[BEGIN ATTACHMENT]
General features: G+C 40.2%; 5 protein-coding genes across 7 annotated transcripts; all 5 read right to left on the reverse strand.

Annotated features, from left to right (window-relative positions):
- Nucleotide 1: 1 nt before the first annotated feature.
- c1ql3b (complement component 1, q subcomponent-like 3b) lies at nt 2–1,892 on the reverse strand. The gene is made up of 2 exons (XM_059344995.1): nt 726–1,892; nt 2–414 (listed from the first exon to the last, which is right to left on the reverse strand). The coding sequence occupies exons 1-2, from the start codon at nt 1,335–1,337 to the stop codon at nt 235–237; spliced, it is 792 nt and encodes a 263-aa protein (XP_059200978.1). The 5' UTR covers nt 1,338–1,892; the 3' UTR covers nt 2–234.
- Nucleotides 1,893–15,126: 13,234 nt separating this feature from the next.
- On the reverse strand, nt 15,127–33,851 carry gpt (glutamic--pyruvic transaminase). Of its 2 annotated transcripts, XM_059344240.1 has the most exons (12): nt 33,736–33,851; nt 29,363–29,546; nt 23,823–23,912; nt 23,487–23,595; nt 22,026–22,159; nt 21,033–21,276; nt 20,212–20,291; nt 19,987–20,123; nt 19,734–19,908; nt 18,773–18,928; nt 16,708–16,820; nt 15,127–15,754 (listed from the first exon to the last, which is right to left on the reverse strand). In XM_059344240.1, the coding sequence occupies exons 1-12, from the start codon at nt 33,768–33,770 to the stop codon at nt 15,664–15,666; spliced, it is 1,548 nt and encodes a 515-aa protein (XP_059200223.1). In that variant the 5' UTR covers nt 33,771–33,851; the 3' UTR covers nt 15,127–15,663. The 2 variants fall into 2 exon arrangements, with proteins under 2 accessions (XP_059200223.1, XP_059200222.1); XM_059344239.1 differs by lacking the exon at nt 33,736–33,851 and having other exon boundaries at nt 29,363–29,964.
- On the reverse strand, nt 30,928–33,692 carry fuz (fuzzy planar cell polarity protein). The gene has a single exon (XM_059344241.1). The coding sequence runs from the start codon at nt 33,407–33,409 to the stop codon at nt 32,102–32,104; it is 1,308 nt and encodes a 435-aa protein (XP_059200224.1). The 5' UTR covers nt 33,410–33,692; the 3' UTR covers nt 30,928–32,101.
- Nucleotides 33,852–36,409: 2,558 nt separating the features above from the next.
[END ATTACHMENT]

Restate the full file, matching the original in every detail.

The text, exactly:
General features: G+C 40.2%; 5 protein-coding genes across 7 annotated transcripts; all 5 read right to left on the reverse strand.

Annotated features, from left to right (window-relative positions):
- Nucleotide 1: 1 nt before the first annotated feature.
- c1ql3b (complement component 1, q subcomponent-like 3b) lies at nt 2–1,892 on the reverse strand. The gene is made up of 2 exons (XM_059344995.1): nt 726–1,892; nt 2–414 (listed from the first exon to the last, which is right to left on the reverse strand). The coding sequence occupies exons 1-2, from the start codon at nt 1,335–1,337 to the stop codon at nt 235–237; spliced, it is 792 nt and encodes a 263-aa protein (XP_059200978.1). The 5' UTR covers nt 1,338–1,892; the 3' UTR covers nt 2–234.
- Nucleotides 1,893–15,126: 13,234 nt separating this feature from the next.
- On the reverse strand, nt 15,127–33,851 carry gpt (glutamic--pyruvic transaminase). Of its 2 annotated transcripts, XM_059344240.1 has the most exons (12): nt 33,736–33,851; nt 29,363–29,546; nt 23,823–23,912; nt 23,487–23,595; nt 22,026–22,159; nt 21,033–21,276; nt 20,212–20,291; nt 19,987–20,123; nt 19,734–19,908; nt 18,773–18,928; nt 16,708–16,820; nt 15,127–15,754 (listed from the first exon to the last, which is right to left on the reverse strand). In XM_059344240.1, the coding sequence occupies exons 1-12, from the start codon at nt 33,768–33,770 to the stop codon at nt 15,664–15,666; spliced, it is 1,548 nt and encodes a 515-aa protein (XP_059200223.1). In that variant the 5' UTR covers nt 33,771–33,851; the 3' UTR covers nt 15,127–15,663. The 2 variants fall into 2 exon arrangements, with proteins under 2 accessions (XP_059200223.1, XP_059200222.1); XM_059344239.1 differs by lacking the exon at nt 33,736–33,851 and having other exon boundaries at nt 29,363–29,964.
- On the reverse strand, nt 30,928–33,692 carry fuz (fuzzy planar cell polarity protein). The gene has a single exon (XM_059344241.1). The coding sequence runs from the start codon at nt 33,407–33,409 to the stop codon at nt 32,102–32,104; it is 1,308 nt and encodes a 435-aa protein (XP_059200224.1). The 5' UTR covers nt 33,410–33,692; the 3' UTR covers nt 30,928–32,101.
- Nucleotides 33,852–36,409: 2,558 nt separating the features above from the next.